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Between chip shortages, supply chain breakdowns, and ongoing inflation, it may seem impossible to find a high-end laptop for under $2,000. Acer's 16-inch Swift Edge model makes a case that it is still possible to buy an ultrabook-class laptop for not only less than $2,000, but less than $1,500. Its thin, light chassis, Ryzen 7 CPU, DDR5 memory, and 4K display all shout "premium," while the price is more than $500 less than a similarly sized and equipped MacBook Pro.
Of course, this surprisingly low sticker price comes with some concessions you should know about. High-concept design and ultrarigid construction are left behind here in favor of raw power.
The battery life's also shorter than on pricier models. In exchange, you're getting performance that can handle anything you throw at it -- and handled quickly.
This review will help you decide if the balance that Acer has struck between performance, build quality, and price makes the Swift Edge the ideal laptop for you.
AMD Ryzen 7 6800U
16-inch 3840x2400 OLED panel with a 60Hz refresh rate
16GB DDR5 (up to 32GB available)
1TB Gen 4 NVME SSD
1080p at 60FPS
54Wh, rated for up to 10.5 hours
2 x USB-C 3.2 Gen 2 (up to 20Gbps with DisplayPort over USB), 2 x USB-A 3.2 Gen 1, 1 x HDMI 2.1 (HDCP support), 1 combo headphone/microphone jack
Wi-Fi 6E, Bluetooth 5.2
Weight and dimensions
2.58 lbs | 14.04 x 9.5 x 0.51 inches or 356.7 x 242.3 x 12.95 millimeters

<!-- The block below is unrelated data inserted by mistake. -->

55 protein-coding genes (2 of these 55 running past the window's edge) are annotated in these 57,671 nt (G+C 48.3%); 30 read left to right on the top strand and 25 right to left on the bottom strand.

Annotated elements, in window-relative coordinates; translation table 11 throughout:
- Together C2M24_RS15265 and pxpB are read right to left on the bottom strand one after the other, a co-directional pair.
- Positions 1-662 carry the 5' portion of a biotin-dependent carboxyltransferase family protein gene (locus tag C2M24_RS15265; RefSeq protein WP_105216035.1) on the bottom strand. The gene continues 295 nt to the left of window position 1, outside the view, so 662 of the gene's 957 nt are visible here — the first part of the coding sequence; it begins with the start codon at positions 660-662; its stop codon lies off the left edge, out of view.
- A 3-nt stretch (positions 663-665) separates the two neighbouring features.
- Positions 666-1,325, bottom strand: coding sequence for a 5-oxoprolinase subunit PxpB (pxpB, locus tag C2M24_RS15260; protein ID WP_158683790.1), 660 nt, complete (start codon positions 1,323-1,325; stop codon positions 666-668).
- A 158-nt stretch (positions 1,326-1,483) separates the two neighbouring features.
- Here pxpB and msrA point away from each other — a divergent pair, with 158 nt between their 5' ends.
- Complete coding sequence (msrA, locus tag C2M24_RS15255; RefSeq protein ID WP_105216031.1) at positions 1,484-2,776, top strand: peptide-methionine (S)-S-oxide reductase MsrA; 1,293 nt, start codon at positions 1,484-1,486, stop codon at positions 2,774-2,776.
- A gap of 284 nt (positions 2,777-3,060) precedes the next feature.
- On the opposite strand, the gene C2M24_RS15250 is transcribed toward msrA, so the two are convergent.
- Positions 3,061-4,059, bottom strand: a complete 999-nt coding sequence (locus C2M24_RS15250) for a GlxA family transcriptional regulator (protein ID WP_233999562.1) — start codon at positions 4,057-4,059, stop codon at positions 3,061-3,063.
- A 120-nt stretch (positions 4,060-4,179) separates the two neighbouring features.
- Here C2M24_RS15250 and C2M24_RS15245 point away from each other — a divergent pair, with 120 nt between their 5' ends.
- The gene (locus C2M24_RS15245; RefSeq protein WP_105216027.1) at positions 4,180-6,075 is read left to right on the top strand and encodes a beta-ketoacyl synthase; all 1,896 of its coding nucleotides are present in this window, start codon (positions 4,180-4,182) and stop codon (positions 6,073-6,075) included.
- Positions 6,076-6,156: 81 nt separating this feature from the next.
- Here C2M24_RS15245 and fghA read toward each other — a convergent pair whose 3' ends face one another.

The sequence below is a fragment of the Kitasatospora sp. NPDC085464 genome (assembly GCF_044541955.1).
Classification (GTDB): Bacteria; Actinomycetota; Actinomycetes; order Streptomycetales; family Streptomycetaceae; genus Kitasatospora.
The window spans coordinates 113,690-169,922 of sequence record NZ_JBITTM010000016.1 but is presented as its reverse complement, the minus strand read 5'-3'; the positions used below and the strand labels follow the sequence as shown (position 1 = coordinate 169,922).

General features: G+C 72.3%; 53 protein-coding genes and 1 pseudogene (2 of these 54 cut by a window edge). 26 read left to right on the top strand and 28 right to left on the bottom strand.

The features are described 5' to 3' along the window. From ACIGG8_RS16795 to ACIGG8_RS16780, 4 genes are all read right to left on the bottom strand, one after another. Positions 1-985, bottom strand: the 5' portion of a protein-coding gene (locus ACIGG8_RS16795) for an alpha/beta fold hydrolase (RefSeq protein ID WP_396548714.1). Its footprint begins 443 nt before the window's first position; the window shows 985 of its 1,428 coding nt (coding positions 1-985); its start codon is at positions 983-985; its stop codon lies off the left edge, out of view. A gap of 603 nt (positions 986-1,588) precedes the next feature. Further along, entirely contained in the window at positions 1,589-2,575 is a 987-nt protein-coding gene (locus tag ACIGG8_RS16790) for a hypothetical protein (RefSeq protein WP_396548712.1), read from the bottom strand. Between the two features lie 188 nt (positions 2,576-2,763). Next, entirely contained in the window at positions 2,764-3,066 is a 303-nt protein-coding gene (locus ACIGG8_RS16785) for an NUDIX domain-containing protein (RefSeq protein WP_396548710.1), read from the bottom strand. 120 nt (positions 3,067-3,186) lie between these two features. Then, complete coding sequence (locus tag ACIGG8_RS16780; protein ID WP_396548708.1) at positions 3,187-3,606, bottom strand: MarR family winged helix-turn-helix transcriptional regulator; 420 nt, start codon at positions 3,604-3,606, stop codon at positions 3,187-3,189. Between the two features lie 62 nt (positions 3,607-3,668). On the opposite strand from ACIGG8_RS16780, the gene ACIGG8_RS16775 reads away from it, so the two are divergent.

I'd say that build quality is the least impressive aspect of the Swift Edge. While there's no single part of the laptop that's poorly made, the majority of the materials are... serviceable. The outer shell, for example, is entirely metallic, but it's thinner metal than most laptops with such lofty internals, and there's more flex to it than I'd like.
This theme continues on the keyboard. It provides an average level of typing comfort and feel, with some noticeable give in the typing deck. That said, the touchpad provides a satisfying mechanical click, and is as responsive and accurate as any I've used on a Windows-based laptop recently.
The 4K display, the high point of the system, is surrounded by pleasingly thin bezels, allowing its gorgeous OLED panel to shine (more on this later). The taller-than-16:9 aspect ratio also provides ample screen real estate for work and browsing websites. That beauty and practicality go a long way toward making you forget about the outer shell and keyboard that might seem at home on a much cheaper laptop.
The port selection on the Swift Edge is another triumph. While some expensive models add even more cost by requiring dongles and adapters, this more budget-friendly model from Acer offers two USB-A and two USB-C ports, likely enough to meet your peripheral and storage needs. It also adds additional flexibility to your setup by expanding the included HDMI 2.1 port with DisplayPort over USB Type-C support for extra monitors.